Ottoman Empire for over 400 years, until 1918 when the area became a part of the French influence, following World War I. By the end of the war, famine had killed an estimated 100,000 people in Beirut and Mount Lebanon, about 30% of the total population.
In the first half of 1920, Lebanese territory was claimed as part of the Arab Kingdom of Syria, but shortly the Franco-Syrian War resulted in Arab defeat and capitulation of the Hashemites.
On 1 September 1920, France reestablished Greater Lebanon after the Moutasarrifiya rule removed several regions belonging to the Principality of Lebanon and gave them to Syria. Lebanon was a largely Christian (mainly Maronite territory with some Greek Orthodox enclaves) but it also included areas containing many Muslims (including Druze). On 1 September 1926, France formed the Lebanese Republic. A constitution was adopted on 25 May 1926 establishing a democratic republic with a parliamentary system of government.
Lebanon gained independence in 1943, while France was occupied by Germany. General Henri Dentz, the Vichy High Commissioner for Syria and Lebanon, played a major role in the independence of the nation. The Vichy authorities in 1941 allowed Germany to move aircraft and supplies through Syria to Iraq where they were used against British forces. The United Kingdom, fearing that Nazi Germany would gain full control of Lebanon and Syria by pressure on the weak Vichy government, sent its army into Syria and Lebanon.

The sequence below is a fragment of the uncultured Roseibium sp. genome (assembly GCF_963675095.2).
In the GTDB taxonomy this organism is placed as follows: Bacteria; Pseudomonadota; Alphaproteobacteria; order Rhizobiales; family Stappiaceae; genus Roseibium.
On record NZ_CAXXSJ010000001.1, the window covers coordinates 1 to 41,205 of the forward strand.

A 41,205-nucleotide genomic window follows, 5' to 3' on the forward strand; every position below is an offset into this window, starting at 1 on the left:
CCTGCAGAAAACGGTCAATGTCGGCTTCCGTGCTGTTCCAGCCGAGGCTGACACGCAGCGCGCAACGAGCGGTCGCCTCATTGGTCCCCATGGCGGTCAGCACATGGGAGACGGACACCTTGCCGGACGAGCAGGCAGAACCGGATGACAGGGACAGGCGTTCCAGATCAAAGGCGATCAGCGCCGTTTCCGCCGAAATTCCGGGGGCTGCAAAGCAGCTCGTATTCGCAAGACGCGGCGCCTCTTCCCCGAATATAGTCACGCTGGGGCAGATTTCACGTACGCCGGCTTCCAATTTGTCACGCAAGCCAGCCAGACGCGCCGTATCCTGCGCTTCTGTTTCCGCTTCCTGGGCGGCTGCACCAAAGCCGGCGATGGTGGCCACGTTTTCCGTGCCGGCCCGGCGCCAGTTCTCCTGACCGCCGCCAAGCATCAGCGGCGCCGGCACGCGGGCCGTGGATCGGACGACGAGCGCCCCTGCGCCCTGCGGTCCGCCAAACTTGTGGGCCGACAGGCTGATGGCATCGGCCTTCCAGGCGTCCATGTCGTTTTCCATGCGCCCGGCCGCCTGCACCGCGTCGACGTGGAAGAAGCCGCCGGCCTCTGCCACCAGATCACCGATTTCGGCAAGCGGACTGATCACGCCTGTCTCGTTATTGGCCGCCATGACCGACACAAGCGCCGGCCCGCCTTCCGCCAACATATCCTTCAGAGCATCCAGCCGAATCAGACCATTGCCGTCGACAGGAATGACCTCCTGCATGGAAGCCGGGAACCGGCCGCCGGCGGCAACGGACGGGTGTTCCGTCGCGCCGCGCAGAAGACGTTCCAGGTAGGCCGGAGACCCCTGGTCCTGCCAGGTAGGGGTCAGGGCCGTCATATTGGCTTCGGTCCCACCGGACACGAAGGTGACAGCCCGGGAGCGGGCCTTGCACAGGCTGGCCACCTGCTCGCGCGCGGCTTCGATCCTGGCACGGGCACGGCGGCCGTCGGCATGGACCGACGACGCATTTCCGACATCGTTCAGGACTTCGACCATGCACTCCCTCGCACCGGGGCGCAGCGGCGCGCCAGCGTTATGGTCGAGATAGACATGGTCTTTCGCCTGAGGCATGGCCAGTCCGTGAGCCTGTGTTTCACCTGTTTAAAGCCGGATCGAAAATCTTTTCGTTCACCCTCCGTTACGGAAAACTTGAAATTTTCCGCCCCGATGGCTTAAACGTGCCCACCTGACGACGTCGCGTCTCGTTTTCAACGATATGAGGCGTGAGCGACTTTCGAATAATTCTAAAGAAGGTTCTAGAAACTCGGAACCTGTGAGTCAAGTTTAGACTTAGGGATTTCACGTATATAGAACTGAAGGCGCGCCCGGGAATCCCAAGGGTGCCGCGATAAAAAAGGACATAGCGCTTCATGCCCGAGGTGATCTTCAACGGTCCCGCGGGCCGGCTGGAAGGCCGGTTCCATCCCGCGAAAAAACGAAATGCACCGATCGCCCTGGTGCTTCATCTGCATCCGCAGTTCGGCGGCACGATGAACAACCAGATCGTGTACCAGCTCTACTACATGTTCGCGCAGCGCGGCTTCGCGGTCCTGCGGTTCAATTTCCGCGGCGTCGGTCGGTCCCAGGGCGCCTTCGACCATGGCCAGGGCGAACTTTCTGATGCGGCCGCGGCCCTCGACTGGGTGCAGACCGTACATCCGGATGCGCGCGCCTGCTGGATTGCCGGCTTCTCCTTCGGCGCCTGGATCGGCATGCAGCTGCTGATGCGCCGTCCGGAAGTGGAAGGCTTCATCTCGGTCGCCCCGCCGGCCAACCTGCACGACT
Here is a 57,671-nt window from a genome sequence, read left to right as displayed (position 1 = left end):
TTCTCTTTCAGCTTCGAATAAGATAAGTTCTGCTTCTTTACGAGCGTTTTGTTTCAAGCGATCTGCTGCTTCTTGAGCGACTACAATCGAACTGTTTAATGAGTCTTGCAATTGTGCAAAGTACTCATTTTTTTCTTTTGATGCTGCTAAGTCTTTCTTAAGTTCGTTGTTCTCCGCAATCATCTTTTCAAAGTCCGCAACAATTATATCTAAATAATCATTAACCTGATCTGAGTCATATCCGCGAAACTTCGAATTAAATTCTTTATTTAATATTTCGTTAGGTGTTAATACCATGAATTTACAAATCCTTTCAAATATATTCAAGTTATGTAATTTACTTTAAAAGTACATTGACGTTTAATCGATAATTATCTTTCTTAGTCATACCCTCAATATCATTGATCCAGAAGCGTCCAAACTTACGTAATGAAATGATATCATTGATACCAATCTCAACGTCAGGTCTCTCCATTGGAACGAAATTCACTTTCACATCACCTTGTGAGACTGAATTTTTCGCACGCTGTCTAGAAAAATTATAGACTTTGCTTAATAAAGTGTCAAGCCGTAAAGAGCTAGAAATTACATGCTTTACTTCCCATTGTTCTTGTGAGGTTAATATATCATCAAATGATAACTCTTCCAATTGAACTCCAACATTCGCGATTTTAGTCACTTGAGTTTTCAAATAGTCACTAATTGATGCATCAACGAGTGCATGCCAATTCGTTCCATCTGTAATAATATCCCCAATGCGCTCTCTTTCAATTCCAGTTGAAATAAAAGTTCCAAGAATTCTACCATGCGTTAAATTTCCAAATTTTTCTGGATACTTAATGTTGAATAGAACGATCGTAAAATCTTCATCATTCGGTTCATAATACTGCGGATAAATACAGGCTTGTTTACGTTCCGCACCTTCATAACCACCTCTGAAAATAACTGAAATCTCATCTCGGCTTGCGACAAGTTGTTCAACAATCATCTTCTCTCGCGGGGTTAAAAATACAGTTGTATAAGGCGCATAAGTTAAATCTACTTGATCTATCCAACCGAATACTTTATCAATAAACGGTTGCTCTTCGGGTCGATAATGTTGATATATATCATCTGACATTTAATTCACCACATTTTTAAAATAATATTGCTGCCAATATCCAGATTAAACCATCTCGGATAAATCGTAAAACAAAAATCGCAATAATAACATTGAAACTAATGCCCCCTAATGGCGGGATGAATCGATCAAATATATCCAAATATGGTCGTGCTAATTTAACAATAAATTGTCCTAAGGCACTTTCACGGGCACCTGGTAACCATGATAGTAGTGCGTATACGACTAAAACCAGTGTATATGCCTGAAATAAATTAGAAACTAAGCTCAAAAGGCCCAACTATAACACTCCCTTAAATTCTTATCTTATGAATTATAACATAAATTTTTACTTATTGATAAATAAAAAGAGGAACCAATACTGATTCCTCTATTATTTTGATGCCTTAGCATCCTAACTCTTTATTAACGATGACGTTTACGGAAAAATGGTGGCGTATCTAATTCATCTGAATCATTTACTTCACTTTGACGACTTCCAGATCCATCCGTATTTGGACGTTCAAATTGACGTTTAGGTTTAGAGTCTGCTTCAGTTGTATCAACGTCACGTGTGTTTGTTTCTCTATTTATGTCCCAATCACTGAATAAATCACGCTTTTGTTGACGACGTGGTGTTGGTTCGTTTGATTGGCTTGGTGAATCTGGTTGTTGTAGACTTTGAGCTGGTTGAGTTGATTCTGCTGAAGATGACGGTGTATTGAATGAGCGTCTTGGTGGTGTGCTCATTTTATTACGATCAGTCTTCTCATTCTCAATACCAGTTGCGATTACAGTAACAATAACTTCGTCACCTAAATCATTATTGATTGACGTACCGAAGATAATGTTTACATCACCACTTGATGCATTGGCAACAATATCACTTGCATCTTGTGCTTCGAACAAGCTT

After the fighting ended in Lebanon, General Charles de Gaulle visited the area. Under political pressure from both inside and outside Lebanon, de Gaulle recognized the independence of Lebanon. On 26 November 1941 General Georges Catroux announced that Lebanon would become independent under the authority of the Free French government. Elections were held in 1943 and on 8 November 1943 the new Lebanese government unilaterally abolished the mandate. The